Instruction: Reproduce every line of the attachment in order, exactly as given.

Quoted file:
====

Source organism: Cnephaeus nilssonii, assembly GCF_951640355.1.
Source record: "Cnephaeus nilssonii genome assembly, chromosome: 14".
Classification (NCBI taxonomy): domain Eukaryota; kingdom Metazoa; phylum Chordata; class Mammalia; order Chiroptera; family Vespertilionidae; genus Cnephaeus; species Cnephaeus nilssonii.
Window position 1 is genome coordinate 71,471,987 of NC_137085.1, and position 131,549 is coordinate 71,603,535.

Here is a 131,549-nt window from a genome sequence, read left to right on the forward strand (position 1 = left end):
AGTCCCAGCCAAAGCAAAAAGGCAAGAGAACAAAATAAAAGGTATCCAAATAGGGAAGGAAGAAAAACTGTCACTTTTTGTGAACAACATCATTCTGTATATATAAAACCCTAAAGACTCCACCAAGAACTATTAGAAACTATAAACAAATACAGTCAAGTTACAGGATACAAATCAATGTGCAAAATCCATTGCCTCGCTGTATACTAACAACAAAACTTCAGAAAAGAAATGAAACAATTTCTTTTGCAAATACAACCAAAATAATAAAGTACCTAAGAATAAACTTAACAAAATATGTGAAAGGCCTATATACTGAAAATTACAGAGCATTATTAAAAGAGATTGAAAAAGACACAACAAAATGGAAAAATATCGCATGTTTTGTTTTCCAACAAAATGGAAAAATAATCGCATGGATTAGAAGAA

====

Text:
Source organism: Cnephaeus nilssonii, assembly GCF_951640355.1.
Source record: "Cnephaeus nilssonii genome assembly, chromosome: 14".
Classification (NCBI taxonomy): domain Eukaryota; kingdom Metazoa; phylum Chordata; class Mammalia; order Chiroptera; family Vespertilionidae; genus Cnephaeus; species Cnephaeus nilssonii.
Window position 1 is genome coordinate 71,471,987 of NC_137085.1, and position 131,549 is coordinate 71,603,535.

Here is a 131,549-nt window from a genome sequence, read left to right on the forward strand (position 1 = left end):
AGTCCCAGCCAAAGCAAAAAGGCAAGAGAACAAAATAAAAGGTATCCAAATAGGGAAGGAAGAAAAACTGTCACTTTTTGTGAACAACATCATTCTGTATATATAAAACCCTAAAGACTCCACCAAGAACTATTAGAAACTATAAACAAATACAGTCAAGTTACAGGATACAAATCAATGTGCAAAATCCATTGCCTCGCTGTATACTAACAACAAAACTTCAGAAAAGAAATGAAACAATTTCTTTTGCAAATACAACCAAAATAATAAAGTACCTAAGAATAAACTTAACAAAATATGTGAAAGGCCTATATACTGAAAATTACAGAGCATTATTAAAAGAGATTGAAAAAGACACAACAAAATGGAAAAATATCGCATGTTTTGTTTTCCAACAAAATGGAAAAATAATCGCATGGATTAGAAGAA